Also known as: Tongue inflammation, Tongue infection, Smooth tongue, Glossodynia or Burning tongue syndrome
- Allergic reactions to oralcare products, foods, or medicine
- Dry mouth due to Sjogren syndrome
- Infection from bacteria, yeast or viruses (including oral herpes)
- Injury (such as from burns, rough teeth, or bad-fitting dentures)
- Skin conditions that affect the mouth
- Irritants such as tobacco, alcohol, hot foods, spices, or other irritants
- Hormonal factors
- Certain vitamin deficiencies
- Problems chewing, swallowing, or speaking
- Smooth surface of the tongue
- Sore, tender, or swollen tongue
- Pale or bright red color to the tongue
- Tongue swelling
- Blocked airway
- Problems speaking, chewing, or swallowing
- Finger-like bumps on the surface of the tongue (called papillae) that may be missing
- Swollen tongue (or patches of swelling)
- Good oral care. Brush your teeth thoroughly at least twice a day and floss at least once a day.
- Antibiotics or other medicines to treat infection.
- Diet changes and supplements to treat nutrition problems.
- Avoiding irritants (such as hot or spicy foods, alcohol, and tobacco) to ease discomfort.
- Symptoms of glossitis last longer than 10 days.
- Tongue swelling is very bad.
- Breathing, speaking, chewing, or swallowing causes problems.
Glossitis is a problem in which the tongue is swollen and changes color, often making the surface of the tongue appear smooth. Geographic tongue is a type of glossitis.
Glossitis is often a symptom of other conditions, such as:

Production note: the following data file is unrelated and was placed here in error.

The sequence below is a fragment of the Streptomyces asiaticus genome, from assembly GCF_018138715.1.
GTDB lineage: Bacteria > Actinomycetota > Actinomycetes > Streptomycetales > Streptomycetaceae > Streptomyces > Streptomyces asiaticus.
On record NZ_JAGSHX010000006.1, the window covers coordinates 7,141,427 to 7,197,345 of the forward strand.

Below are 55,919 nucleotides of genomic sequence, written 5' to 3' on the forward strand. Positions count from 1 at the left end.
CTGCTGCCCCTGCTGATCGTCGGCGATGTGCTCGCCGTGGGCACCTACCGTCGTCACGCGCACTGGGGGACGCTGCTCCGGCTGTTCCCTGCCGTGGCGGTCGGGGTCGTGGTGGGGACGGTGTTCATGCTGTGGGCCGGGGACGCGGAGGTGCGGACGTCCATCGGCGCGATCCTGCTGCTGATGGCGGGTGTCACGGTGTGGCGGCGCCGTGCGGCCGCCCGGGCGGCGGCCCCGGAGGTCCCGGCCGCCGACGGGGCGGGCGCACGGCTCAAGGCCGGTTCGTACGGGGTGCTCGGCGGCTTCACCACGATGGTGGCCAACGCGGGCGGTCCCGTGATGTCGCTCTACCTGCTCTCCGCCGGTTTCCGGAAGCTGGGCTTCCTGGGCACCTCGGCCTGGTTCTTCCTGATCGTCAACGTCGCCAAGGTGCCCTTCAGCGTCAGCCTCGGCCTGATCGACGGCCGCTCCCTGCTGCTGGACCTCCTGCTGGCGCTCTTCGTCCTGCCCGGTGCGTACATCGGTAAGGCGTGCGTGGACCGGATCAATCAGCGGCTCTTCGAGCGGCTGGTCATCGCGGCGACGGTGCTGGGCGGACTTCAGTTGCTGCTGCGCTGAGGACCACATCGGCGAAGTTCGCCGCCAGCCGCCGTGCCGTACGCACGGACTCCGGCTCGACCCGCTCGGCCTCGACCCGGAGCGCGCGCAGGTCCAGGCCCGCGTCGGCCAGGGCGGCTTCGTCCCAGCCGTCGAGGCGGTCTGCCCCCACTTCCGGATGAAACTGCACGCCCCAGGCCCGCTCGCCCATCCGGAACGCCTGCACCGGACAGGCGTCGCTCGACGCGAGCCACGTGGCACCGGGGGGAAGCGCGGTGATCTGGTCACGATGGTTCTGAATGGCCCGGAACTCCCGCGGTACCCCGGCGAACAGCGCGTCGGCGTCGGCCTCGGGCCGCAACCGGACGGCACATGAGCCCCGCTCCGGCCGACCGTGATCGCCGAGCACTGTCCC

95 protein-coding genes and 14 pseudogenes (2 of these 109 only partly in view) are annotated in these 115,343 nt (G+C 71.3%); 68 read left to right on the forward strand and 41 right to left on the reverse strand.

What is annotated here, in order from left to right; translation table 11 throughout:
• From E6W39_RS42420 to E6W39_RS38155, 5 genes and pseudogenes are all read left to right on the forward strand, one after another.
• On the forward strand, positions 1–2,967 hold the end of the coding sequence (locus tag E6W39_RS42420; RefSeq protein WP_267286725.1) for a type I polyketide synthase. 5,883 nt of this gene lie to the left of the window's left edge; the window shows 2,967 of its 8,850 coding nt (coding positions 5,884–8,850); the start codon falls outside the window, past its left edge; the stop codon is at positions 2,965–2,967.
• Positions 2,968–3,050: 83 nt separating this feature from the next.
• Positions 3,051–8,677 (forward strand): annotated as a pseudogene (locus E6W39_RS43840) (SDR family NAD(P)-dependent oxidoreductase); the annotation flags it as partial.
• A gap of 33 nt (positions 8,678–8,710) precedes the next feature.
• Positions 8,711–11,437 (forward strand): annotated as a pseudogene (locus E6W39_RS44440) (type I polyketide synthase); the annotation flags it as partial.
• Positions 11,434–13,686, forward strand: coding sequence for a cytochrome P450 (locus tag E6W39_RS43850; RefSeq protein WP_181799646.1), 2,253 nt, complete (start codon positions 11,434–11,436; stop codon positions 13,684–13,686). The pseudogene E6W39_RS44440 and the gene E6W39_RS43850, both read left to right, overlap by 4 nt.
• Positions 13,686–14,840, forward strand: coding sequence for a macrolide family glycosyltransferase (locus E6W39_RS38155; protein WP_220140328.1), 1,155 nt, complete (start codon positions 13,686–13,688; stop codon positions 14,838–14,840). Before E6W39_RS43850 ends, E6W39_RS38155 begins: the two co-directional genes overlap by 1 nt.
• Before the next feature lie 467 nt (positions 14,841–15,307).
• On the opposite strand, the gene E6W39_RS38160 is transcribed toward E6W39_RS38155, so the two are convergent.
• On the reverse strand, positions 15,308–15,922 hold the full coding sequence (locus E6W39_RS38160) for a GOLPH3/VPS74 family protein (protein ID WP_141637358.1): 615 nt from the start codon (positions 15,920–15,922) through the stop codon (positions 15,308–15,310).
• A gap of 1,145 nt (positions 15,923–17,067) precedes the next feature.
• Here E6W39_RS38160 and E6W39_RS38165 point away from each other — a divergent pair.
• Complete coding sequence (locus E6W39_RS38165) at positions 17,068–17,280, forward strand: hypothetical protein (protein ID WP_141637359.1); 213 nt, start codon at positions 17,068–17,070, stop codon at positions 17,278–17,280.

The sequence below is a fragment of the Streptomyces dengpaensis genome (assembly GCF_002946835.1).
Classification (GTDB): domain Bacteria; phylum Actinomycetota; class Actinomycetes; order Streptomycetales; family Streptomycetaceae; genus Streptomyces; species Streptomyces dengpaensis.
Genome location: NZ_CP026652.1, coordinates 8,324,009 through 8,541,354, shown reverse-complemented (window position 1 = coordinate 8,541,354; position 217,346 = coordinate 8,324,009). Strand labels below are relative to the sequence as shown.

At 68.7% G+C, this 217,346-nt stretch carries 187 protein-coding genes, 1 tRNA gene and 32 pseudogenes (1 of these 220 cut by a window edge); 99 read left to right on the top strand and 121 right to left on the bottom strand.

At times, glossitis may be passed down in families.
Symptoms of glossitis may come on quickly or develop over time. They include:
Rare symptoms or problems include
Exams and Tests
Your dentist or health care provider will do an exam to look for:
The provider may ask questions about your health history and lifestyle to help discover the cause of tongue inflammation.
You may need blood tests to rule out other medical problems.
The goal of treatment is to reduce swelling and soreness. Most people do not need to go to the hospital unless the tongue is very swollen. Treatment may include:
Glossitis goes away with if the cause of problem is removed or treated.
When to Contact a Medical Professional
Call your health care provider if:
Get emergency care right away if tongue swelling blocks the airway.
Good oral care (thorough tooth brushing and flossing and regular dental checkups) may help prevent glossitis.
Mirowski GW, Mark LA. Oral disease and oral-cutaneous manifestations of gastrointestinal and liver disease. In: Feldman M, Friedman LS, Brandt LJ, eds. Sleisenger & Fordtran's Gastrointestinal and Liver Disease. 9th ed. Philadelphia, PA: Elsevier Saunders; 2010:chap 22.
Reamy BV, Derby R, Bunt CW. Common tongue conditions in primary care. Am Fam Physician. 2010;81(5):627-34. PMID: 20187599 www.ncbi.nlm.nih.gov/pubmed/20187599.
- Review date:
- December 07, 2016
- Reviewed by:
- Sumana Jothi MD, otolaryngology-head and neck surgery, airway, voice, and swallowing disorders, clinical instructor UCSF Otolaryngology, NCHCS VA, SFVA, San Francisco, CA. Review provided by VeriMed Healthcare Network. Also reviewed by David Zieve, MD, MHA, Isla Ogilvie, PhD, and the A.D.A.M. Editorial team.
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